11–29–1923 Alabama Rickwood Field • Birmingham, Alabama W 16–6  
*Non-conference game.

Primary source: 2015 Florida Gators Football Media Guide.[1]

1924[edit]

1924 Florida Gators football
Conference Southern Conference
1924 record 6–2–2 (2–0–1 2nd SoCon)
Head coach James Van Fleet
Captain Ark Newton
Home stadium Fleming Field
Seasons
« 1923 1925 »

Season overview[edit]

The 1924 college football season was Major James Van Fleet's second and final year as the head coach of the Florida Gators football team. The Gators traveled further during the 1924 season than any other college football team in the country, and received national recognition for their ties against the powerhouse Texas Longhorns and Georgia Tech Yellow Jackets. Van Fleet's 1924 Florida Gators finished 6–2–2 overall,[1] and 2–0–1 in the Southern Conference, placing second of twenty-two teams in the conference standings.[3] The U.S. Army transferred Van Fleet to the Panama Canal Zone after the 1924 season, and he would later become a regimental, divisional and corps commander during World War II and the commander of all United States and United Nations armed forces during the Korean War.

Schedule and results[edit]

Date Opponent Site Result
10–4–1924 Rollins* Fleming FieldGainesville, Florida W 77–0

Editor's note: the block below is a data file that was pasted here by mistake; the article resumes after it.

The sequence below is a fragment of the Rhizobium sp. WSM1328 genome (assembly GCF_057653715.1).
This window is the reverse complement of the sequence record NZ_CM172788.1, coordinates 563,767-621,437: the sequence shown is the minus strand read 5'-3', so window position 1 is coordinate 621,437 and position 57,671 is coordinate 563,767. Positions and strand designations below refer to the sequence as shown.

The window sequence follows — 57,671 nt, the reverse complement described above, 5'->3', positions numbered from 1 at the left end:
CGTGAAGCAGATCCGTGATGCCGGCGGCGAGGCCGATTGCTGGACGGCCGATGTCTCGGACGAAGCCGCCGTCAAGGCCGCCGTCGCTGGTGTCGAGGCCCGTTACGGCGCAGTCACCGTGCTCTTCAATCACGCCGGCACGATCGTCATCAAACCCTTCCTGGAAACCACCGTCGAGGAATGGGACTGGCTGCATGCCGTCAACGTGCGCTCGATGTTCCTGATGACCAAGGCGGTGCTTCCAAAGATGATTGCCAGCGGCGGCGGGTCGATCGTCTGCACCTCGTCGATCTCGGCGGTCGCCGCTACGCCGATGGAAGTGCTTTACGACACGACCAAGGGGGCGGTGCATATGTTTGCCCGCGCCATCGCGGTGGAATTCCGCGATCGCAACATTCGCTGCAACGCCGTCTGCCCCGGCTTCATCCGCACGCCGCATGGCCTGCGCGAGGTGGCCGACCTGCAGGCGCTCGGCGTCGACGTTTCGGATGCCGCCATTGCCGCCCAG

10–11–1924 Georgia Tech Grant FieldAtlanta, Georgia T 7–7  
10–18–1924 Wake Forest Plant FieldTampa, Florida W 34–0  
10–25–1924 Texas* Clark FieldAustin, Texas T 7–7  
11–1–1924 Florida Southern* Fleming Field • Gainesville Florida W 27–0  
11–8–1924 U.S. Military Academy* Michie StadiumWest Point, New York L 7–14  
11–14–1924 Mercer* Macon, Georgia L 0–10  
11–22–1924 Mississippi A&M Cramton BowlMontgomery, Alabama W 27–0  
11–27–1924 Drake* Fleming Field • Gainesville, Florida (HC) W 10–0  
12–6–1924 Washington & Lee Barrs Field • Jacksonville, Florida W 16–6  
*Non-conference game.

Primary source: 2015 Florida Gators Football Media Guide.[1]

1925[edit]

1925 Florida Gators football
Conference Southern Conference
1925 record 8–2 (3–2 8th SoCon)
Head coach Harold Sebring
Captain Edgar Jones
Home stadium Fleming Field
Seasons
« 1924 1926 »
1925 Southern Conference football standings
Conf     Overall
Team W   L   T     W   L   T
Alabama + 7 0 0     10 0 0
Tulane + 5 0 0     9 0 1
North Carolina 4 0 1     7 1 1
Washington and Lee 5 1 0     5 5 0
Virginia 4 1 1     7 1 1
Georgia Tech 4 1 1     6 2 1
Kentucky 4 2 0     6 3 0
Florida 3 2 0     8 2 0
Auburn 3 2 1     5 3 1
Virginia Tech 3 3 1     5 3 2
Vanderbilt 3 3 0     6 3 0
Tennessee 2 2 1     5 2 1
South Carolina 2 2 0     7 3 0
Georgia 2 4 0     4 5 0
VMI 2 4 0     6 4 0
Sewanee 1 4 0     4 4 1
Mississippi State 1 4 0     3 4 1
LSU 0 2 1     5 3 1
NC State 0 4 1     3 5 1
Ole Miss 0 4 0     5 5 0
Clemson 0 4 0     1 7 0
Maryland 0 4 0     2 5 1
  • + – Conference co-champions


Season overview[edit]